Sexual Harassment in the Hiring Process
Sexual harassment in the workplace is a growing concern in New York and across the nation. Sadly, this inappropriate, inexcusable conduct can even happen during the hiring process, before an actual employment relationship begins. Since it can be difficult to find employment, especially in highly competitive industries, victims of sexual harassment in the hiring process may be reluctant to report what has happened to them. Remaining silent, however, allows the offending parties to continue their harassing behavior in the future, possibly subjecting others to conduct that has no place in a work environment. Rockland County sexual harassment lawyer Valerie J. Crown can help victims of many types of sexual harassment assert their rights, whether this involves a quid pro quo or a hostile work environment claim.
Sexual harassment in the hiring process most often comes in the form of quid pro quo harassment, in which the offender agrees to make a favorable employment decision in exchange for the victim’s performance of a sexual favor. It can also occur when a job applicant is touched or groped inappropriately. In either case, the victim of the harassing behavior should talk to an attorney about his or her options, including the possibility of filing a formal complaint. While not every instance of offensive conduct supports a claim, it is important to understand your legal rights so that any appropriate measures may be taken in a timely fashion.Pursuing a Sexual Harassment Claim Based on Inappropriate Conduct During the Hiring Process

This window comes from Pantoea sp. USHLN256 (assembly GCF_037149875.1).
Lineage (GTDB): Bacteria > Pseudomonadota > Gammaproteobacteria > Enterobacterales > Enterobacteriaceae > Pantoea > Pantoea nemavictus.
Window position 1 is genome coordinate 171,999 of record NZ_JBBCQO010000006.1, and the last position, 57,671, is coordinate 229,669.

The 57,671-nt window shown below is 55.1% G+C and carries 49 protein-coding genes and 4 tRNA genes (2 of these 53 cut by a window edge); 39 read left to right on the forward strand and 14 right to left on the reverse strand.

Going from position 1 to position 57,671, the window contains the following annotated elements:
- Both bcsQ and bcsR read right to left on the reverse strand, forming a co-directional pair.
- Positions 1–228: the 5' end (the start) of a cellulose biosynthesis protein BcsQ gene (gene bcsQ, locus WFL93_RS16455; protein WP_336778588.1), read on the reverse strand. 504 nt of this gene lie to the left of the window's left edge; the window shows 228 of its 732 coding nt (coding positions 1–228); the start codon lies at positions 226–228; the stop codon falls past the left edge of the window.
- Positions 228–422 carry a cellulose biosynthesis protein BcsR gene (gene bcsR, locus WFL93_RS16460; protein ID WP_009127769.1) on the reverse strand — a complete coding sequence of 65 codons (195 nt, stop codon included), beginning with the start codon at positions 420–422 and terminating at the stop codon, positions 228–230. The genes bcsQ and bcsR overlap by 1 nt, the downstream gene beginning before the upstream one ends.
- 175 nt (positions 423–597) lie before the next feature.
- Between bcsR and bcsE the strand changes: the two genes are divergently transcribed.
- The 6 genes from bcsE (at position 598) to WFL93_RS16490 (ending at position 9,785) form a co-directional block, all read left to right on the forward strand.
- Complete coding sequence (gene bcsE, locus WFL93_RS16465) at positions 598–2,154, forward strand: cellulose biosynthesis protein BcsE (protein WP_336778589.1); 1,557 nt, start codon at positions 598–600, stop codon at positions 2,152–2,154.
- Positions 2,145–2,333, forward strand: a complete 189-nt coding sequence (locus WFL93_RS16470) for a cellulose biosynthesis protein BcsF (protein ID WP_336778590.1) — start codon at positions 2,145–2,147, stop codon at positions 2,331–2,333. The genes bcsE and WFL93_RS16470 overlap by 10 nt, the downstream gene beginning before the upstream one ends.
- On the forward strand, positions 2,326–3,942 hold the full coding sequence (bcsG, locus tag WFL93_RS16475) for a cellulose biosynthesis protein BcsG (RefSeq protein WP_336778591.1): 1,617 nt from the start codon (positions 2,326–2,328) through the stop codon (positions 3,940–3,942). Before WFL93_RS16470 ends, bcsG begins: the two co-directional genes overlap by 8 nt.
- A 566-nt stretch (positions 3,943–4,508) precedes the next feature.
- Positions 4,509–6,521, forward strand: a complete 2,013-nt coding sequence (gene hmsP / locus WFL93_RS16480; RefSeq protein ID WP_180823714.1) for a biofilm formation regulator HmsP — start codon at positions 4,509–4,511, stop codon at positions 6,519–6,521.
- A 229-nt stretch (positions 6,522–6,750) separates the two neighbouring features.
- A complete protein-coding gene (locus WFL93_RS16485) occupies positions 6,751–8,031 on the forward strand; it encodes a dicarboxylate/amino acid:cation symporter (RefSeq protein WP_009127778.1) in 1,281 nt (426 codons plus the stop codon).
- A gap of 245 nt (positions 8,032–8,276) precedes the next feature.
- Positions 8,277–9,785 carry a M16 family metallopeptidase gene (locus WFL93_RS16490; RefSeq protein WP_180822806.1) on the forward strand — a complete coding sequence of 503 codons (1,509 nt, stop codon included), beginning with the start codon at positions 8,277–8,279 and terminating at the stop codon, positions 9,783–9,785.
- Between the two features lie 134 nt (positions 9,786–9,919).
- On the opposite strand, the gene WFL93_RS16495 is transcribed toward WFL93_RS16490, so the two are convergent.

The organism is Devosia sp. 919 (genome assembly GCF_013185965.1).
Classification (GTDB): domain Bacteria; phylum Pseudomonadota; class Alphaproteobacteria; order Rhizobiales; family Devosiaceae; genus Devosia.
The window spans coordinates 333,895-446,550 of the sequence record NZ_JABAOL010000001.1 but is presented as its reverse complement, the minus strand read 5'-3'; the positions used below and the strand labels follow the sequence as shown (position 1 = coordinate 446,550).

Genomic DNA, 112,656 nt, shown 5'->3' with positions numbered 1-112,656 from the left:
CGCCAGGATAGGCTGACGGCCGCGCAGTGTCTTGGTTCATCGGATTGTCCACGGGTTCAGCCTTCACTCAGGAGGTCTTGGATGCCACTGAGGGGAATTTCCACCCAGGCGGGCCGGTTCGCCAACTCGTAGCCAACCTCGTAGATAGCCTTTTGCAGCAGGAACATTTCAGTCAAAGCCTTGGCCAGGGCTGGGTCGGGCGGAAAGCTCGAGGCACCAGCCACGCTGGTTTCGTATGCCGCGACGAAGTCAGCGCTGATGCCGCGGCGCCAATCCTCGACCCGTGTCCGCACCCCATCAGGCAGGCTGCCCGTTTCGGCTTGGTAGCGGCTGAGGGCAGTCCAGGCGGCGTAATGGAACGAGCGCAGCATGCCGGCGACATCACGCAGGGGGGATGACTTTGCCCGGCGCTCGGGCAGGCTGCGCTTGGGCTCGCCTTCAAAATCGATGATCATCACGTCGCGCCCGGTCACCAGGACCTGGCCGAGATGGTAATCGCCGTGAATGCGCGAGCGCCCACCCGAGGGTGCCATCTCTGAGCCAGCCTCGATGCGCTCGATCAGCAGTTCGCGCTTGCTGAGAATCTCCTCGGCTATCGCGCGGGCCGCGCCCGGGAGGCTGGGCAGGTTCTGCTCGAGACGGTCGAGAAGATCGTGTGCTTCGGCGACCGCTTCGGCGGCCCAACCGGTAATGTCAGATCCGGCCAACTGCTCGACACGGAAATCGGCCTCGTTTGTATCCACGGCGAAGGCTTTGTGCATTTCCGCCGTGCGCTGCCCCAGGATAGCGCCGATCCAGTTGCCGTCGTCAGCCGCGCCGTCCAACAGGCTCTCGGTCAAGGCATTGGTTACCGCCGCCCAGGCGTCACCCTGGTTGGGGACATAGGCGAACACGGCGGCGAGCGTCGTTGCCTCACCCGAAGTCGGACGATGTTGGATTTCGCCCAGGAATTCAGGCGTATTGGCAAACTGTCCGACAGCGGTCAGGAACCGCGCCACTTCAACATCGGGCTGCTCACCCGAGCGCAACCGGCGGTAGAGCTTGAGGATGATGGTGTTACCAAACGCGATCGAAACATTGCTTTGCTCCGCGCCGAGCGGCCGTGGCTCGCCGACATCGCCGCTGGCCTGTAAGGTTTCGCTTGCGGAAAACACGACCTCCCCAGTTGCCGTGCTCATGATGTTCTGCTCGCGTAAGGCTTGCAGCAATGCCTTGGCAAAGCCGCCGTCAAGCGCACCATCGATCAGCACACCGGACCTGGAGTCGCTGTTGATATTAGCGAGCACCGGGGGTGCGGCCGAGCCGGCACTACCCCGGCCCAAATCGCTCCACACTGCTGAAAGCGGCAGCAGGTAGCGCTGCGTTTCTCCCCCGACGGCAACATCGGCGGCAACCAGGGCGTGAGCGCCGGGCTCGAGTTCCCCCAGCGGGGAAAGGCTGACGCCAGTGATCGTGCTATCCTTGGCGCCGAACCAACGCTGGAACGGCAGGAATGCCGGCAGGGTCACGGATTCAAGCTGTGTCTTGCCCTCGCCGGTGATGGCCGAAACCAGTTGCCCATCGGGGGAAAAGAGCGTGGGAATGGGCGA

Title VII of the Civil Rights Act of 1964 prohibits employment discrimination based upon gender as well as other protected traits. Under this law, it is unlawful for an employer to either fire or fail to hire a person because of his or her gender. Sexual harassment is viewed as a type of gender discrimination under federal law. It is also wrongful to limit applicants for employment in a way that adversely affects their employment opportunities or status because of their sex. When a job applicant believes that Title VII (or another federal law) has been violated during the hiring process, he or she may file a charge with the Equal Employment Opportunity Commission (EEOC), the agency charged with the enforcement of Title VII. Different procedures apply to violations of the New York State Human Rights Law, which is more expansive than Title VII because it covers smaller employers. Even if you do not have a claim under Title VII, you still may have a claim under state law.
Victims of sexual harassment in the hiring process have a limited time in which to file a complaint, or their right to compensatory damages and other relief will be deemed waived. The legal remedies available to a sexual harassment victim can vary from case to case, depending upon the circumstances, so it is important to speak to an experienced sexual harassment attorney as soon as possible if you believe that you have been mistreated during the hiring process (or on the job). In many situations, a victim may be able to seek compensatory damages, punitive damages, and injunctive relief.Schedule an Appointment with a Knowledgeable Rockland County Attorney
At the Law Firm of Valerie J. Crown, we will discuss your legal options if you believe that you have been a victim of sexual harassment during the process of seeking employment at a qualifying workplace. We also handle other types of sexual harassment litigation, such as sexual harassment of current employees by their supervisors, throughout the Greater New York area, including in Rockland County as well as Orange, Dutchess, Westchester, and Ulster Counties. For an appointment, call us at 845.708.5900 or call Valerie on her cell phone at 845.598.8253. You can also reach us online for a free consultation. We recognize that each client’s situation is unique, and we offer representation that is tailored to your personal circumstances.